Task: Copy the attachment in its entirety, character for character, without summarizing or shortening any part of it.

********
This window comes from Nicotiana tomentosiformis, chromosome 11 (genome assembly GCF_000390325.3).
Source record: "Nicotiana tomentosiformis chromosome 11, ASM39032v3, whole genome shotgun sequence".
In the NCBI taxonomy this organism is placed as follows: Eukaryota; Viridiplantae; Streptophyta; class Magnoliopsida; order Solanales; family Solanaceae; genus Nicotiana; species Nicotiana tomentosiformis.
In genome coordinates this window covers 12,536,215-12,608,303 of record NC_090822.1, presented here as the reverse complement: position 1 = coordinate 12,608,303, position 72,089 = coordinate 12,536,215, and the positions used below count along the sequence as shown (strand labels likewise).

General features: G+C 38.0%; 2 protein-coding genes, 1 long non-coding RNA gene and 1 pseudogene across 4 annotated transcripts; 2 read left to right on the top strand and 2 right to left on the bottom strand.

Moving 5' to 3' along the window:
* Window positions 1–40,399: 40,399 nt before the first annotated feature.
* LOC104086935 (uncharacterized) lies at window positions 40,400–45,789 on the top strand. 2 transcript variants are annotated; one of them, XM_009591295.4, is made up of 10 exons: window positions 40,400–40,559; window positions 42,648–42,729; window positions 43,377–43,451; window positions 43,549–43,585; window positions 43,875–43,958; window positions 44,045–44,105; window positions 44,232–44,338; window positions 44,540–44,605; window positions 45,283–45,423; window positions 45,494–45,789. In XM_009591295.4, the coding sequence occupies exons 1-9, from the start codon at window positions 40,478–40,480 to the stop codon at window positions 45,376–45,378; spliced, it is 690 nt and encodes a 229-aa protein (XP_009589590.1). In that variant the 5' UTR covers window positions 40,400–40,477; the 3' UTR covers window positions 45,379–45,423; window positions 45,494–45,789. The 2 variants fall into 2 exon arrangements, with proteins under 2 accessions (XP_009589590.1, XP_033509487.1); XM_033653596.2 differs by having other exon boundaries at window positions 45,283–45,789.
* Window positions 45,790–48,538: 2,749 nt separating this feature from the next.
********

This window comes from Nicotiana tomentosiformis, chromosome 11 (genome assembly GCF_000390325.3).
Source record: "Nicotiana tomentosiformis chromosome 11, ASM39032v3, whole genome shotgun sequence".
In the NCBI taxonomy this organism is placed as follows: Eukaryota; Viridiplantae; Streptophyta; class Magnoliopsida; order Solanales; family Solanaceae; genus Nicotiana; species Nicotiana tomentosiformis.
In genome coordinates this window covers 12,536,215-12,608,303 of record NC_090822.1, presented here as the reverse complement: position 1 = coordinate 12,608,303, position 72,089 = coordinate 12,536,215, and the positions used below count along the sequence as shown (strand labels likewise).

General features: G+C 38.0%; 2 protein-coding genes, 1 long non-coding RNA gene and 1 pseudogene across 4 annotated transcripts; 2 read left to right on the top strand and 2 right to left on the bottom strand.

Moving 5' to 3' along the window:
* Window positions 1–40,399: 40,399 nt before the first annotated feature.
* LOC104086935 (uncharacterized) lies at window positions 40,400–45,789 on the top strand. 2 transcript variants are annotated; one of them, XM_009591295.4, is made up of 10 exons: window positions 40,400–40,559; window positions 42,648–42,729; window positions 43,377–43,451; window positions 43,549–43,585; window positions 43,875–43,958; window positions 44,045–44,105; window positions 44,232–44,338; window positions 44,540–44,605; window positions 45,283–45,423; window positions 45,494–45,789. In XM_009591295.4, the coding sequence occupies exons 1-9, from the start codon at window positions 40,478–40,480 to the stop codon at window positions 45,376–45,378; spliced, it is 690 nt and encodes a 229-aa protein (XP_009589590.1). In that variant the 5' UTR covers window positions 40,400–40,477; the 3' UTR covers window positions 45,379–45,423; window positions 45,494–45,789. The 2 variants fall into 2 exon arrangements, with proteins under 2 accessions (XP_009589590.1, XP_033509487.1); XM_033653596.2 differs by having other exon boundaries at window positions 45,283–45,789.
* Window positions 45,790–48,538: 2,749 nt separating this feature from the next.